Danita Bowman of DSquaredB Consulting wears lots of hats. “My primary role is that I do everything! At her web agency, she’s responsible for web development, deployment, site maintenance, and sales, too. “So the last thing I need is more complexity.” She uses DDEV for her local development because it reflects her approach to her growing business. It helps her work smart, reducing complexity, bringing in expertise as needed, and operationalizing everything she can.
Thanks to tools like DDEV Danita has been able to spend less time solving problems with local development and configuration, and more time solving problems for clients.
DSquaredB Consulting is a small business, and most of Danita’s clients are small businesses and non-profit organizations. In 2017, 99.9% (1) of businesses in the United States were small businesses, and there are more than 1.5 million non-profits (2) in the country. Today, a lot of these organizations need web apps that solve business problems, generate revenue, and deliver services, but they run on tight budgets. Danita’s portfolio includes clients that rely on her to build their essential infrastructure, for example, fundraising sites and apps for non-profits that help in much-needed revenue generation. “It’s a lot of data management. That’s one of the reasons I use Drupal. Considering the sensitive data and transactions involved, security and reliability are more important to me than ever.”
Work smarter not harder
The only way Danita can give her small-business clients the personal attention they couldn’t get with a larger agency at a price they can afford is by working smarter, not harder. To keep her services both affordable and sustainable, she streamlines everything she does.
On a typical day, Danita needs to work on several client projects. Task-switching needs to be painless and fast, and it’s one thing she likes about DDEV. “It’s really easy to go back and forth. Sometimes I work on 4-5 different sites during the day. It is nice. I don’t have to worry about changing settings because one of the sites is a Drupal 8 site and one is a Drupal 7 site. In DDEV, they just spin up the way they’re supposed to.”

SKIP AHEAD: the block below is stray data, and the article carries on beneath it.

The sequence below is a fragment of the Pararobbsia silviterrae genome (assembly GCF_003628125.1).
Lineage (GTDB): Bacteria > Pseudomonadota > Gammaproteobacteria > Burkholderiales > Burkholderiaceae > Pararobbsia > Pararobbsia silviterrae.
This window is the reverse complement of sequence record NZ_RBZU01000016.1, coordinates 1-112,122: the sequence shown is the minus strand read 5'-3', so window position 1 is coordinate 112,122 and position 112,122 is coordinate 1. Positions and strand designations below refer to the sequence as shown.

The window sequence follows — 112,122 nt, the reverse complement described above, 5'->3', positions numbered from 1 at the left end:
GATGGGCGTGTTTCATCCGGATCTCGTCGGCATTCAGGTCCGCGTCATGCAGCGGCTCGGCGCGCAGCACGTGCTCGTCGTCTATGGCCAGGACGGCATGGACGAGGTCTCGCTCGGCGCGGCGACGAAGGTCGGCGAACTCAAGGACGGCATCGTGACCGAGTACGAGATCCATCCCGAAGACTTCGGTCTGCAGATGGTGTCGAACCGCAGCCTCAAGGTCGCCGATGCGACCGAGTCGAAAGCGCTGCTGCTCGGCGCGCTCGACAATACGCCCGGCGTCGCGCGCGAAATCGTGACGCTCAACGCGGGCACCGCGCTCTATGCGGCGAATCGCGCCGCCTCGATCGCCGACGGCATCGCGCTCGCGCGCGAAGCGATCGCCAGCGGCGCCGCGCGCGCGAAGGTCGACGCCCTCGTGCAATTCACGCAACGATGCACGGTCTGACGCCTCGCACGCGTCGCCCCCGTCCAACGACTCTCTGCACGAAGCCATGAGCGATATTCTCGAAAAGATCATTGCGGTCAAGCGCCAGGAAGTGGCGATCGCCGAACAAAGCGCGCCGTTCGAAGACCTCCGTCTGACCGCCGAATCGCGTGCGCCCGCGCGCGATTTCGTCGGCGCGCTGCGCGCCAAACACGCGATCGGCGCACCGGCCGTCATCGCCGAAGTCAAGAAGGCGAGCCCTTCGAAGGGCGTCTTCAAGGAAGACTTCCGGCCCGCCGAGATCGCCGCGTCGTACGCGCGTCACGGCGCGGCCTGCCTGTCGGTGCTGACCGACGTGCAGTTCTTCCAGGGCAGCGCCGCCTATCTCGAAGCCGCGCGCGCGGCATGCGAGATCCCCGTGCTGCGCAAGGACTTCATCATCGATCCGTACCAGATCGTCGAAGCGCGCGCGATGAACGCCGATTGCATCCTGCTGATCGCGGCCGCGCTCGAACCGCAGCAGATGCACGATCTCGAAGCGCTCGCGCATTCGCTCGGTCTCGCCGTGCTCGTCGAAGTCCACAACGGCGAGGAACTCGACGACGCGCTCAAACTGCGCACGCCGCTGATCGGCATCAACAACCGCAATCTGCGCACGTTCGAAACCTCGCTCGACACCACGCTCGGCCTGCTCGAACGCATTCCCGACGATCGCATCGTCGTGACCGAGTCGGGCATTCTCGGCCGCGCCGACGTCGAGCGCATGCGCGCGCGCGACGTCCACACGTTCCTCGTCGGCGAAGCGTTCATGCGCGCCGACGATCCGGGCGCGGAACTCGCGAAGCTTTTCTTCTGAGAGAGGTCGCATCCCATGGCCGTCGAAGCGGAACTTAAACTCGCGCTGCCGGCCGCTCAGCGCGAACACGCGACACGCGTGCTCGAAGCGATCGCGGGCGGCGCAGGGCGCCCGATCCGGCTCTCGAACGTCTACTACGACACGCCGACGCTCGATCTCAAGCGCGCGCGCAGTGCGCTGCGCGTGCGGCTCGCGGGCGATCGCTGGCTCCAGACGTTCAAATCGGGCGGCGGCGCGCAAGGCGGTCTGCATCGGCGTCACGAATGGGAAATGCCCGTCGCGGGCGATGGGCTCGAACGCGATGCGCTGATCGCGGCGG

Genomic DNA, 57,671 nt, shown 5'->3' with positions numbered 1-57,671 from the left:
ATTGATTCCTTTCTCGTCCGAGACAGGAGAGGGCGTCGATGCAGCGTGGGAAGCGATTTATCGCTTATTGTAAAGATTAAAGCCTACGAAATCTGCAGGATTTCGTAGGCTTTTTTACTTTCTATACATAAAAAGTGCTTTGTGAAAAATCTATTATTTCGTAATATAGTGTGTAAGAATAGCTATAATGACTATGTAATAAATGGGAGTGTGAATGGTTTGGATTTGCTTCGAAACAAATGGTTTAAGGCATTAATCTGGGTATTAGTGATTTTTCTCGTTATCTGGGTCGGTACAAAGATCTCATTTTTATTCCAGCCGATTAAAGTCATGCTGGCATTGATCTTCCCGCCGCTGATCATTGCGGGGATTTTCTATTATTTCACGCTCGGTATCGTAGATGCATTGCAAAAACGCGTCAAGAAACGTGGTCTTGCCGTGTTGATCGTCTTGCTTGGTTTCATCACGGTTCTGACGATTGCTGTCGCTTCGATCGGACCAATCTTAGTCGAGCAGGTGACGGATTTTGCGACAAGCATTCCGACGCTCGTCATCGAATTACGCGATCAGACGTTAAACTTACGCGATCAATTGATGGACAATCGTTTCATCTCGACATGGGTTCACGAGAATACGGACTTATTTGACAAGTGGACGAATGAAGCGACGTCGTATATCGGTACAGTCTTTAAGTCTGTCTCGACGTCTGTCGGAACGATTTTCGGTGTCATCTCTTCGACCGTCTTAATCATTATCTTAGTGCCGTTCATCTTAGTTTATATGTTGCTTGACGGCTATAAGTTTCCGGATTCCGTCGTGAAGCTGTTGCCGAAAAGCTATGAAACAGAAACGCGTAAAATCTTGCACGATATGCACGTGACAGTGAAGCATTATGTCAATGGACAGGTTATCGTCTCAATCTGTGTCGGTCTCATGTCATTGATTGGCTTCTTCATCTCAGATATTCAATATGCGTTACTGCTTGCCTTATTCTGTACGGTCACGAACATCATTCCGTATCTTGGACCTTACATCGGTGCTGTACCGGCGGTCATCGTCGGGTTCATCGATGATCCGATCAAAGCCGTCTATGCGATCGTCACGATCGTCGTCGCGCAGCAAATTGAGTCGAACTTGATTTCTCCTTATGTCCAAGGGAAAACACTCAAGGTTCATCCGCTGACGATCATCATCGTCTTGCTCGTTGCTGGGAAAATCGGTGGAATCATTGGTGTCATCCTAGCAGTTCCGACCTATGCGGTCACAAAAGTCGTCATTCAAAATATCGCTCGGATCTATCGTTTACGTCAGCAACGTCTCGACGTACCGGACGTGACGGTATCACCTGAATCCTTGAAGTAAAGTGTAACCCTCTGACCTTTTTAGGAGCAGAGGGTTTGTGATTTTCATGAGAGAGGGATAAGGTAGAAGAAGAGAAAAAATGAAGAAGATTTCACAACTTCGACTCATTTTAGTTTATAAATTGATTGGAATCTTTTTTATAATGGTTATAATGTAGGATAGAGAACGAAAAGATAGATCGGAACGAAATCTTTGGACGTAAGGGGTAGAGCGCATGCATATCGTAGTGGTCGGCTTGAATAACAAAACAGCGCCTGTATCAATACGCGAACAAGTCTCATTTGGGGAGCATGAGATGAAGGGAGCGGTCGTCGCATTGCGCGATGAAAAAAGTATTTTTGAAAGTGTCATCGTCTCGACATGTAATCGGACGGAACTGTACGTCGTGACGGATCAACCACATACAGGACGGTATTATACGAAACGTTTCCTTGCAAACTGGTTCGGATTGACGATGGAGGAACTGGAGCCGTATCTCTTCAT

To be able to build long-term, mutually beneficial relationships with clients, she insists on being selective. And she won’t take on a project where she can’t control the deployment pipeline and “use tools like DDEV.” It’s a trade-off, yes she will lose out on projects that she can’t deploy directly to the hosting website herself, but it saves in the related overhead of working on those kinds of projects. It comes back to their bottom line: “That’s their costs savings if I can use the tools I always use.”
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Getting your time back
Small agencies like DSquaredB Consulting don’t usually have full-time operations or DevOps staff, so they often throw more time at it. Danita doesn’t have that option. She relies on DDEV and DRUD Tech to have her back when it comes to fast, reliable deployments and she says that gives her peace-of-mind.
“I like to say ‘if something can’t be broken, I can break it.’ And I’m not a DevOps person. Knowing they’re there and taking care of it, to me—it’s invaluable. They have been very responsive. As an early adopter, I’ve found a couple of small things along the way. The support I’ve gotten from them has just been wonderful.” She usually checks into the #ddev channel on Drupal’s Slack team for support. “If I come up with something I can’t handle, they’ll answer my questions, such as in the case of finding a small bug … and they’re on it very quickly.”